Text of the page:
That’s a big bet the Malaysian Government is taking and one that goes against the advice of Sid Khanna, who in 2004 told me that the best thing the Government could do to help local outsourcing companies is to not get involved in the sector and let the companies sink or swim based on their capabilities.
Khanna was at the time global managing partner of outsourcing for Accenture. I guess he should know what he was talking about.
As it is, I am already struggling to accept Varanasi (pic) and Munirah’s opinion that the entrepreneurs are not hungry. That in itself seems quite an oxymoron. How can you possibly have ‘lack of hunger’ in the same sentence as ‘entrepreneur’?
Well, these entrepreneurs in question already run service companies in the outsourcing sector, mainly in the call centre, financial services and information technology outsourcing space.
They are successful to varying degrees and are happy to chug along with their mostly short-term contracts. But there is apparently no risk-taking and no innovation in them.
Just hear what Varanasi and Munirah said. “You have excellent leaders in India, Brazil and the Philippines who know how to create a business model and plug it into client needs, but I do not see that in most South-East Asian countries … I do not see that in Malaysia,” said Varanasi, who then offered an intriguing thought on why this was.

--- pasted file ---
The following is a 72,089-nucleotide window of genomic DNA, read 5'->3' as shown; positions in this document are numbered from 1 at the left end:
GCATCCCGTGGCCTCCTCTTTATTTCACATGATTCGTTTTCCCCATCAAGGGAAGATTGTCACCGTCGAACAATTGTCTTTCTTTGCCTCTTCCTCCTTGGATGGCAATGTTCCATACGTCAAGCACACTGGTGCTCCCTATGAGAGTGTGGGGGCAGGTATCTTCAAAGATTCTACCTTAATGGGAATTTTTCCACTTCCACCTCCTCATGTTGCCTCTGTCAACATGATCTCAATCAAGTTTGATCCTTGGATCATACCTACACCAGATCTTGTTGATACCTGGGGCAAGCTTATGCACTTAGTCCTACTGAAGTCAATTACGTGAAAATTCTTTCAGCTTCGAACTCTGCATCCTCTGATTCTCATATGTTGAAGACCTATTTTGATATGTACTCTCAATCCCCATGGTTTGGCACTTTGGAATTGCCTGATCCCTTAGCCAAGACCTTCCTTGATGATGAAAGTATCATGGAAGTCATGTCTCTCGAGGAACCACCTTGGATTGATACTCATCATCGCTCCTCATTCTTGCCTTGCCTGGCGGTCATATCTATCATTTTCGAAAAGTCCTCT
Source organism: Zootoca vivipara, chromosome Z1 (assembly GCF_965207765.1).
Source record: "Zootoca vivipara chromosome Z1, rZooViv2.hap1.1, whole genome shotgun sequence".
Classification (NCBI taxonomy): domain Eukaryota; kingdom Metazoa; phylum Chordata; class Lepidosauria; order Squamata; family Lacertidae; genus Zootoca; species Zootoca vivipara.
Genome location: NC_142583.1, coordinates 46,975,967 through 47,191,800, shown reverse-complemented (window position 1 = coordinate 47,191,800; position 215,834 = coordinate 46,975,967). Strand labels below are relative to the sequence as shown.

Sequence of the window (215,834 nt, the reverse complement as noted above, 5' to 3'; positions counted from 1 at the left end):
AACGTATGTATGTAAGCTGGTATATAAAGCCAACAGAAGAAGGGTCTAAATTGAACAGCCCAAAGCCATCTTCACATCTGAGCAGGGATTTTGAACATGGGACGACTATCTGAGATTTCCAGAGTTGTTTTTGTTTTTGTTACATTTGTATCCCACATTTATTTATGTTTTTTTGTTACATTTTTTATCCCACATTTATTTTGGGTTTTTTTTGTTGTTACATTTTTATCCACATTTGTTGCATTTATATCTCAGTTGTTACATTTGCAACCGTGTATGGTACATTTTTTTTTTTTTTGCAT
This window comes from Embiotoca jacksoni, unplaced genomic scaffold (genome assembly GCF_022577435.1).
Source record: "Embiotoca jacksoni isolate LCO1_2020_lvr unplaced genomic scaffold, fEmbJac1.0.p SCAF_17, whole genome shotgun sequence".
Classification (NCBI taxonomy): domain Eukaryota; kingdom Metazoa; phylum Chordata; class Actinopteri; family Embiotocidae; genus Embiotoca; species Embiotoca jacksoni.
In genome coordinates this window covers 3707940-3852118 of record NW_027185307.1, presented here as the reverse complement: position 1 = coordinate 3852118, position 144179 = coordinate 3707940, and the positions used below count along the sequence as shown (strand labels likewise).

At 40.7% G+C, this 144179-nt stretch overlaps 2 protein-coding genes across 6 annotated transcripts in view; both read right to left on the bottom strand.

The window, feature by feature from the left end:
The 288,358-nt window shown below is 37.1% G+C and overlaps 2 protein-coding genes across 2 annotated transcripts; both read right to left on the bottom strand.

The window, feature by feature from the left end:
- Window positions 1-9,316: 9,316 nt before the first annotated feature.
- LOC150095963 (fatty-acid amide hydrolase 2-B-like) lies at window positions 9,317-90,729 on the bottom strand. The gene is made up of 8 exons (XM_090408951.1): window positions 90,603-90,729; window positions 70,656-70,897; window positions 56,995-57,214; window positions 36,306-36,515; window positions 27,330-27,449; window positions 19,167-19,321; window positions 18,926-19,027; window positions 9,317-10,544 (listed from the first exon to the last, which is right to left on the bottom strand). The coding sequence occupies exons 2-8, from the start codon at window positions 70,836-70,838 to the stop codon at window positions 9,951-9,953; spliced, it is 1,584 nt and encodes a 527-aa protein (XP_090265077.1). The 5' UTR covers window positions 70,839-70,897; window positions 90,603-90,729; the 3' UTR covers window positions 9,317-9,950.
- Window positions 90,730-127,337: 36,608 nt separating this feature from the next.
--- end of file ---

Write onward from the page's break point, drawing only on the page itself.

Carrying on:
“Malaysia has a centuries-old trading history. This is a problem today because it has created a trading mentality and when it comes to leadership, trading skills supersede competencies.”
This manifests itself in the way outsourcing companies offer value to clients. Instead of offering solutions for their pain points based on deep knowledge of their business, the outsourcing company offers solutions from a suite of existing products they already have.
Varanasi pointed out that outsourcing is a service delivery model not a sales model, but Malaysians in that space have not understood this reality yet.
“We have leaders [in the Malaysian outsourcing companies] who do not think global, think they are good at what they do, are comfortable and not hungry enough to take the risks required and drive the innovation needed to compete on the global stage,” was Munirah’s (pic) blunt assessment.